NATO facing military stalemate in Libya
4 August 2011
The unexplained killing last week of the Libyan rebel military commander, General Abdel Fatah Younis, has highlighted the divided and unstable character of the NATO-backed Transitional National Council (TNC) and the military stalemate in its efforts to oust the regime of Muammar Gaddafi. The assassination has provoked a series of comments by British and French ministers that effectively reverse months of US and NATO propaganda predicting the imminent fall of Gaddafi.
Speaking on Monday, British Foreign Secretary William Hague declared: “We don’t know how long it will be. We don’t know when Colonel Gadaffi will see that he has to go. We don’t know when members of his regime will come to that conclusion.” While expressing the British government’s determination to continue the war, Hague warned that “in a conflict, things do not go in an even manner.”
In a revealing comment, Hague defended the NATO bombing campaign, saying it had saved “many thousands of lives and stopped the destabilisation of Egypt and Tunisia.” Saving civilian lives is the pretext used to justify NATO’s illegal war on Libya. The reference to Egypt and Tunisia, however, confirms that, along with securing control of Libya’s oil, the US and NATO are intent on establishing a beachhead against the revolutionary uprisings in the Middle East and North Africa.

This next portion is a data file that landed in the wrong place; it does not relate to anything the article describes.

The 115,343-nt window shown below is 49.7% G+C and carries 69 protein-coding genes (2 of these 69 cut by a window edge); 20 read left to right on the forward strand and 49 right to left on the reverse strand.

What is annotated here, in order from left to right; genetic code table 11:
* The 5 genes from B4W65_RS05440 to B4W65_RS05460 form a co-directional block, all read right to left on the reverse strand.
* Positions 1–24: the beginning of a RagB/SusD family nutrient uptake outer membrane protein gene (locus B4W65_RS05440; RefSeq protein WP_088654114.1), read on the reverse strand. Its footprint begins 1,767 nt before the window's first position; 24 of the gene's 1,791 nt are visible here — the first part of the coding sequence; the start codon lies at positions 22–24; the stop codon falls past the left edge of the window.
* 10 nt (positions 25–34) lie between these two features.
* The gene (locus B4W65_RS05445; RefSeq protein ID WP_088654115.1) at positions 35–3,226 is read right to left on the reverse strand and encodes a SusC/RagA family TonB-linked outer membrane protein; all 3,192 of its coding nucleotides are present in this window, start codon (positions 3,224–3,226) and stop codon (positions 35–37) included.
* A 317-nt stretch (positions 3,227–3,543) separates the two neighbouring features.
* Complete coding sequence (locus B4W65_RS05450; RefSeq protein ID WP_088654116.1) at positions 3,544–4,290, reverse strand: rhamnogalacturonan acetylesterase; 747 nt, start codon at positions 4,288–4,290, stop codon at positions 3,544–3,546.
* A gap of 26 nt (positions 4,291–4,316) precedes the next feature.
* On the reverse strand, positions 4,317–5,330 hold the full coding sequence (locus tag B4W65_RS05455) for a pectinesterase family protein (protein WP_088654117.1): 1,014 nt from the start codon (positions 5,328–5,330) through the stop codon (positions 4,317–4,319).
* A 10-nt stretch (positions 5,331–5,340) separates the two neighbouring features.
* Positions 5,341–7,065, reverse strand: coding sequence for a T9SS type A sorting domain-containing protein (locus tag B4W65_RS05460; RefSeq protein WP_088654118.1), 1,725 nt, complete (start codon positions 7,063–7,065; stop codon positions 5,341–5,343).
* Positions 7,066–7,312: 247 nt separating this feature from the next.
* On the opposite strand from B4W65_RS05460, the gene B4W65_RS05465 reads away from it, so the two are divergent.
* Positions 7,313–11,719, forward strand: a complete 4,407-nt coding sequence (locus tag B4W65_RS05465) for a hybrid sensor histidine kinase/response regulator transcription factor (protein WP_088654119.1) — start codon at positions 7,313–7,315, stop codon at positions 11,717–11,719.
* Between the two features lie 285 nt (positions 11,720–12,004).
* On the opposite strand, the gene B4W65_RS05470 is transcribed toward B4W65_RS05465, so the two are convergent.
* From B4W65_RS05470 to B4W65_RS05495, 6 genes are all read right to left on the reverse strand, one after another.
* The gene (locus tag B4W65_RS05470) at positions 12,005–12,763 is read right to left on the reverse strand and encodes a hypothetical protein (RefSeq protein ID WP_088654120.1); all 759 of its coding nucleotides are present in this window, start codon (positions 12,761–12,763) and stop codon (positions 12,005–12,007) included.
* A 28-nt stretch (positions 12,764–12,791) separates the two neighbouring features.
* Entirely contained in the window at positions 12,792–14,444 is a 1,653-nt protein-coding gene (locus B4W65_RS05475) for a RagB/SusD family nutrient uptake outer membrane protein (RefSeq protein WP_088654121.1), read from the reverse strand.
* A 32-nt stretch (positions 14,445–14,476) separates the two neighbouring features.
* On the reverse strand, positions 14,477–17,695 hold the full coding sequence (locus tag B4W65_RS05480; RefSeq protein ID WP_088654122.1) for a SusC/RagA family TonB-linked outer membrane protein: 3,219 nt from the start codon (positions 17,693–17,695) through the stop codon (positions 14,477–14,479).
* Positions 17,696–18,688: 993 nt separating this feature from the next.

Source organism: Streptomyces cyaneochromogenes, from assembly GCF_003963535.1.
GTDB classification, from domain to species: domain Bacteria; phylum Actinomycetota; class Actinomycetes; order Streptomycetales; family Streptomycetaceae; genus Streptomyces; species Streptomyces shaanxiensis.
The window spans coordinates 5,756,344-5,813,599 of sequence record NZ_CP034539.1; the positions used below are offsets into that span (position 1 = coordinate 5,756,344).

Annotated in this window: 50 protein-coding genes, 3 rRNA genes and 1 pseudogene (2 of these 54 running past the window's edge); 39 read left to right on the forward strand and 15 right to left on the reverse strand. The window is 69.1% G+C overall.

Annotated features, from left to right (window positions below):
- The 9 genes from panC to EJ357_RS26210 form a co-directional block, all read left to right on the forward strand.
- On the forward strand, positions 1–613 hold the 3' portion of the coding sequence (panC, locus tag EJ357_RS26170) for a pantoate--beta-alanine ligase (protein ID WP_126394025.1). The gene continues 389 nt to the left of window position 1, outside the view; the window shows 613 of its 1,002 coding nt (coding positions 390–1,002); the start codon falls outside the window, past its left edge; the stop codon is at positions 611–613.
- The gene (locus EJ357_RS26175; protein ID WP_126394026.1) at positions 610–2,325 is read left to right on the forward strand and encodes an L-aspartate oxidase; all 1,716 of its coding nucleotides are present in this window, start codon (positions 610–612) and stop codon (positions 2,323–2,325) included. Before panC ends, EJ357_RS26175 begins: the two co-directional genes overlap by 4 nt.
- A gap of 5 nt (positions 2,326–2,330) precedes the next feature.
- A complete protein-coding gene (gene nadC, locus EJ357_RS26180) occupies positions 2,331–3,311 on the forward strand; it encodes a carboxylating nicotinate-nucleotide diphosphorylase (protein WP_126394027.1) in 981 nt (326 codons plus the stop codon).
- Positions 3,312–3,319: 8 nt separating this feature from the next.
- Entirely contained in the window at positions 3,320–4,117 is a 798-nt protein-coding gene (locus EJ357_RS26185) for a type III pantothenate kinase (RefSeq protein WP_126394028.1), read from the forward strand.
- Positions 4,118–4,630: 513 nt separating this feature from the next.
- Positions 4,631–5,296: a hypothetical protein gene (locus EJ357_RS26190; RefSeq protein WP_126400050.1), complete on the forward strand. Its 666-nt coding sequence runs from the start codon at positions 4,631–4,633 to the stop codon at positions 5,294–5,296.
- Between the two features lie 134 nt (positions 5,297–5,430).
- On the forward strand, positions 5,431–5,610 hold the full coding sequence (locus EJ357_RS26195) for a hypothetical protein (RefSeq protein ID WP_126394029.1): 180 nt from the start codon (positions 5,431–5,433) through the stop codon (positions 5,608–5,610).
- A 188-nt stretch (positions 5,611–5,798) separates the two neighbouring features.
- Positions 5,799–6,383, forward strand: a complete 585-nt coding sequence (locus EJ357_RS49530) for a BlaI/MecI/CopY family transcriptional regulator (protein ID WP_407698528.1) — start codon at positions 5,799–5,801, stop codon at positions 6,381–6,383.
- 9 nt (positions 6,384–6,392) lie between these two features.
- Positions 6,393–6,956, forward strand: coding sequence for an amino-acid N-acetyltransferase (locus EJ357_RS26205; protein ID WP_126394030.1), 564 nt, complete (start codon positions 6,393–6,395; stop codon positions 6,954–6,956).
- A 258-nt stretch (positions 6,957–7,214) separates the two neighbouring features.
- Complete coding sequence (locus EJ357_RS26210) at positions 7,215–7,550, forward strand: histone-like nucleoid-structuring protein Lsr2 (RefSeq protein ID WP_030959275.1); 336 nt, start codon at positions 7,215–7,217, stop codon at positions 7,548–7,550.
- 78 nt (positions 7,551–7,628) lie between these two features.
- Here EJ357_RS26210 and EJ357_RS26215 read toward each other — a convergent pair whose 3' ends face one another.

Hague’s comments followed those on Sunday of British Defence Secretary Liam Fox, who conceded that the Libyan rebels were unlikely to topple Gaddafi. “The key to the Libyan resolution,” Fox said, “will be whether or not the close circle around Colonel Gaddafi realise there’s no point in investing in him. He’s a busted flush; he will sooner or later have to leave power.”
French Defence Minister Gerard Longuet made similar remarks on Sunday, declaring that the so-called “rebel” fighters would not be able to take the Libyan capital by themselves. “Things have to move in Tripoli,” he said. “To put it clearly, the population has to rise up. The month ahead will naturally be intense. There will not be, I think, a pause for the [Muslim fasting] month of Ramadan.”
These remarks reflect concerns in Washington and European capitals about the stability of the TNC, which they have accorded diplomatic recognition. A week after the murder of General Younis, there is still no clarity as to what happened or why. Younis was apparently brought from the front lines last Thursday to face questioning on undisclosed charges in Benghazi, where he was killed along with two other officers.
Younis’s supporters have pointed the finger at the February 17 Martyrs Brigades, a militia group commanded by a local imam that includes known Islamists. Keen to avert a factional war inside the “rebel” regime, TNC spokesmen have attempted to blame Gaddafi loyalists operating undercover in Benghazi.
In a second unexplained incident, TNC forces fought a pitched battle in the early hours of Sunday with a militia group alleged to be a “fifth column” of pro-Gaddafi supporters. The fighting lasted for more than eight hours and left three TNC fighters and four militia members dead. TNC Deputy Interior Minister Mustafa al-Sagisli claimed that arms and explosives along with a hit list with Younis’s name were found at the factory where the militia was holed up.